It’s Monday, January 25, and electric cars are leveling up.
Electric car batteries capable of recharging in five minutes have been produced for the first time in a factory — a step toward clearing one of the major hurdles preventing the widespread adoption of electric vehicles. The batteries were developed by Israeli company StoreDot and manufactured in China.
“A five-minute charging lithium-ion battery was considered to be impossible,” Doron Myersdorf, StoreDot’s CEO, told the Guardian. “But we are not releasing a lab prototype, we are releasing engineering samples from a mass production line.”
Fast-charging batteries can help consumers overcome so-called range anxiety: the fear that they’ll get stuck on the road without a charge, or need to spend a long time at a charging station mid-journey. A five-minute charge time would make the experience of charging electric vehicles similar to refueling at a gas station, paving the way for a smoother transition to electric cars.
The next step to making fast-charging electric cars a reality? Upgrading charging stations. To this end, Myserdorf is working with BP, which has set relatively ambitious climate targets, compared to other oil majors. “BP has 18,200 forecourts,” Myserdorf told the Guardian, “and they understand that, 10 years from now, all these stations will be obsolete, if they don’t repurpose them for charging — batteries are the new oil.”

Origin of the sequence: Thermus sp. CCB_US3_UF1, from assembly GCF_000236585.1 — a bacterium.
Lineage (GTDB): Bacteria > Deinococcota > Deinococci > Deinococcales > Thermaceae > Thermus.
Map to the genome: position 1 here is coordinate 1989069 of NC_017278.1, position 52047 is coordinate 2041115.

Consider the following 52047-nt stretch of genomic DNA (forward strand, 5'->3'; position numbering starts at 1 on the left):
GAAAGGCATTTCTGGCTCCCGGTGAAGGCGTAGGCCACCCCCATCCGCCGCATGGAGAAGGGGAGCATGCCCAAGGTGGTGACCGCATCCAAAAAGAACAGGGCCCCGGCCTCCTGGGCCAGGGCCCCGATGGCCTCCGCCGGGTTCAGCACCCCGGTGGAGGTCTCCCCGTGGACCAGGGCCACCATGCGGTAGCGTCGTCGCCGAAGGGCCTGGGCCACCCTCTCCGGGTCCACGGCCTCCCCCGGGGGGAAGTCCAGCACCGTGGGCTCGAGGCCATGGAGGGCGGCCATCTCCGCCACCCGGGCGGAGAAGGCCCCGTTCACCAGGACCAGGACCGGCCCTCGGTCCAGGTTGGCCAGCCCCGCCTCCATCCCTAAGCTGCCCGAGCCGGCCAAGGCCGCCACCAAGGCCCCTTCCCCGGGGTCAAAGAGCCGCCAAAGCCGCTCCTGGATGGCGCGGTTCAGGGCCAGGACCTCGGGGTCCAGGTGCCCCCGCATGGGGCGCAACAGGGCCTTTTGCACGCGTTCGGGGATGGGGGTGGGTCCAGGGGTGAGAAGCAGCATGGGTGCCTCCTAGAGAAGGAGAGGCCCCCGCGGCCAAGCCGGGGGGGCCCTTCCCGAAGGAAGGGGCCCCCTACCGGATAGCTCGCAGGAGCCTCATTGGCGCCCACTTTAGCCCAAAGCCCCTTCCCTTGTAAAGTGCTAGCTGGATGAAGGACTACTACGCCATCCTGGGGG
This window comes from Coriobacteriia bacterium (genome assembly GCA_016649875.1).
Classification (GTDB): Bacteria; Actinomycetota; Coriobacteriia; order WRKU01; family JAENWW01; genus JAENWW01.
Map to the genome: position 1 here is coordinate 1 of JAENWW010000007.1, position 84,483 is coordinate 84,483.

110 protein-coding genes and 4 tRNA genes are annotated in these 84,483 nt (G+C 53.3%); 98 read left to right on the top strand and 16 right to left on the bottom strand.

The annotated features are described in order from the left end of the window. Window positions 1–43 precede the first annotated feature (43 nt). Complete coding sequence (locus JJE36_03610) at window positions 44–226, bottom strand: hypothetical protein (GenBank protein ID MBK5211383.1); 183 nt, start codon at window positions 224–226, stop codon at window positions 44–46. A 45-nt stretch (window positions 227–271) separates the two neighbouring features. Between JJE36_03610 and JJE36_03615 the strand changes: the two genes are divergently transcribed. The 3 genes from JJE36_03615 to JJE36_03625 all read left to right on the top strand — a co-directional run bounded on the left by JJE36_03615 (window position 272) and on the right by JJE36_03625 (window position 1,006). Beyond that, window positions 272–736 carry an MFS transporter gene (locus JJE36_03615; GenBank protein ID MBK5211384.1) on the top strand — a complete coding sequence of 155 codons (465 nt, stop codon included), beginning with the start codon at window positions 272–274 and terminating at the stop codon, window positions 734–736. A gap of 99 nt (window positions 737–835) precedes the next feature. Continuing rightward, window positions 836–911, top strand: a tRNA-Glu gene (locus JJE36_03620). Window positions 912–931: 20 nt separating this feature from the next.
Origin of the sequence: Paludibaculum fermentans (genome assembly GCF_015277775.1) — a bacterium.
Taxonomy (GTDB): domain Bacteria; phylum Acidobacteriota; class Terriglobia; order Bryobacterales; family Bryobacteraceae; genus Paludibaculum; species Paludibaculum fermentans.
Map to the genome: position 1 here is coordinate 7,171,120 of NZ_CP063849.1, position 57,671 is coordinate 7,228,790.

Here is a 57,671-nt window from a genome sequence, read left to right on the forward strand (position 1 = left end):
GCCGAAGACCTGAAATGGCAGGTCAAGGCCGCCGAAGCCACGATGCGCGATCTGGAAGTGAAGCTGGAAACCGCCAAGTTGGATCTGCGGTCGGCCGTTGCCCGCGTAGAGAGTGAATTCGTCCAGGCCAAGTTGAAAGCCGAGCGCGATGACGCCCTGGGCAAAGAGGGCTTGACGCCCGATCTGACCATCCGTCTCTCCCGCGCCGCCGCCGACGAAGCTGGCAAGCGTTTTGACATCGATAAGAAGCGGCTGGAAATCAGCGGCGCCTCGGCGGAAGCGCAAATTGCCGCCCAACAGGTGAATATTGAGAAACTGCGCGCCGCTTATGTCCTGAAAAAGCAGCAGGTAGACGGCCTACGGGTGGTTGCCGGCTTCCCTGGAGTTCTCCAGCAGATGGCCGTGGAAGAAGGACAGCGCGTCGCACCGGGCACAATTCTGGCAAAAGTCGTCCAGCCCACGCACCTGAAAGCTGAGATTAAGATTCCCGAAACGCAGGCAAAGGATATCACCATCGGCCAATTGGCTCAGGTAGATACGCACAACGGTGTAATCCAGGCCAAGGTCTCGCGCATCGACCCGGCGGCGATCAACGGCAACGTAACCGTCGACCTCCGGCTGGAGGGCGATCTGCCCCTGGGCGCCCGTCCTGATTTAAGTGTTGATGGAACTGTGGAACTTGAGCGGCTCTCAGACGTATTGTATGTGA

A new study says that global ice loss is speeding up faster than ever before, accelerating by about 65 percent between 1994 and 2017. This pace of loss is in line with the Intergovernmental Panel on Climate Change’s worst-case scenario predictions, leaving many concerned that sea-level rise will devastate coastal communities.
Parts of central Mozambique experienced massive flooding over the weekend, after Cyclone Eloise hit the city of Beira with heavy rain and 100 mile-per-hour winds. The cyclone killed four people and destroyed more than 1,000 homes in a region still recovering from two deadly 2019 cyclones, Kenneth and Idai.
Several Republican senators are planning to introduce a resolution that will call on President Joe Biden to get congressional approval before rejoining the Paris Agreement. Republican members of the House of Representatives have introduced similar legislation requiring Senate ratification of the agreement. Biden returned the U.S. to the international climate agreement by executive order last week, a move that will be official after 30 days.